Chapter 2: Expanding Our Consciousness
This week is devoted to considerations on sadhana, and so it is called Sadhana Week, which means the bestowing of deep thought on the practical side of living a life that is in consonance with the facts of life as they are, and not as they appear from outside.
Imagine that we are seeing two things, one thing being different from the other. It is impossible to distinguish between one thing and another, unless the distinguishing person is neither the one, nor the other. If you yourself happen to be one of the two things to be distinguished as different from each other, then there would be no knowledge of the fact of there being two things at all. The observing principle, which is yourself, always stands outside the two things, which are distinguishable for some purpose.
Now, here arises another question: It is not only important to know that the distinguisher is not the same as the two objects distinguished, but that the distinguisher pervades the area, the entire location, of the two objects. The so-called distance appearing to be there between two things is covered by a perceptional faculty in the observer. That is to say, the observing principle should not only be present in one thing and the other thing, but also it has to be in the middle. If it is only on one side or the other side, the distinguishing knowledge will not be there at all. So, there is something in us, as the observers or the seers of things, which rises above the location of the things observed.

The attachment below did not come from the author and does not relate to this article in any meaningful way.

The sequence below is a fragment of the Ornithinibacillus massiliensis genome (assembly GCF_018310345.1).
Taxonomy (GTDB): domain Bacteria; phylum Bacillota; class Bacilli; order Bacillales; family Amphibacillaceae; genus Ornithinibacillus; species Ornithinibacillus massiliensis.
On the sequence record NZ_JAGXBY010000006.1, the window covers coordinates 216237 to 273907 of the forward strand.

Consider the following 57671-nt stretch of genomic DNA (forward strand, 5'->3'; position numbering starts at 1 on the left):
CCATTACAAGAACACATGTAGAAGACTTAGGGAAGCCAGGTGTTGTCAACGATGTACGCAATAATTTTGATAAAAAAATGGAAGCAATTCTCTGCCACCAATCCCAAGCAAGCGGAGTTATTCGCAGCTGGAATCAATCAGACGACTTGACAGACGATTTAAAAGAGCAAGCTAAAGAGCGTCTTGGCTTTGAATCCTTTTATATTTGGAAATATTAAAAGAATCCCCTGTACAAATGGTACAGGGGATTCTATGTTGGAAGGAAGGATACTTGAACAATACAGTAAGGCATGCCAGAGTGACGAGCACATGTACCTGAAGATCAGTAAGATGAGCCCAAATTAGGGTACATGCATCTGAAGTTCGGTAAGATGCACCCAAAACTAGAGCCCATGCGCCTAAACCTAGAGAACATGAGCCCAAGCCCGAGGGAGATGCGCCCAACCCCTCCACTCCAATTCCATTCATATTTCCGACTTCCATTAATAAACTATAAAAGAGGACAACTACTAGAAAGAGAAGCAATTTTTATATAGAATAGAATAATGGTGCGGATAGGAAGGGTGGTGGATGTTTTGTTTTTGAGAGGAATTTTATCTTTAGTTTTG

The knowledge of the fact of there being two things is not an operation of the physical bodily location of the observer; it is an awareness which pervades both the two things, and also, at the same time, operates in the relation that obtains between two things. The difference between two things is a consciousness of the relation of the difference between two things. If the relation is absent, two things will not be different.
The most difficult thing in the world is the apperception, or knowledge, of what relation is. We are all sitting here with a relation among one another. I am related to you; you are related to me. There is a connection between one and the other. What actually is the meaning of 'relation'? Though you and I are related to each other, we are not touching each other. A person may be sitting there, several yards away from me, and yet have inwardly a relationship with me. This relation is something that is intriguing. Where is that relation existing? It is neither in this place which I am occupying as a person, nor is it there in the other person who is supposed to be related to me. It is existing between myself and the other person.
What is that relation made of? Is it a part of myself, or a part of the other? The relation, so-called, which distinguishes one person from another person, if it is a projection of one side, it will become a part and parcel of one side only, and it will not touch the other side.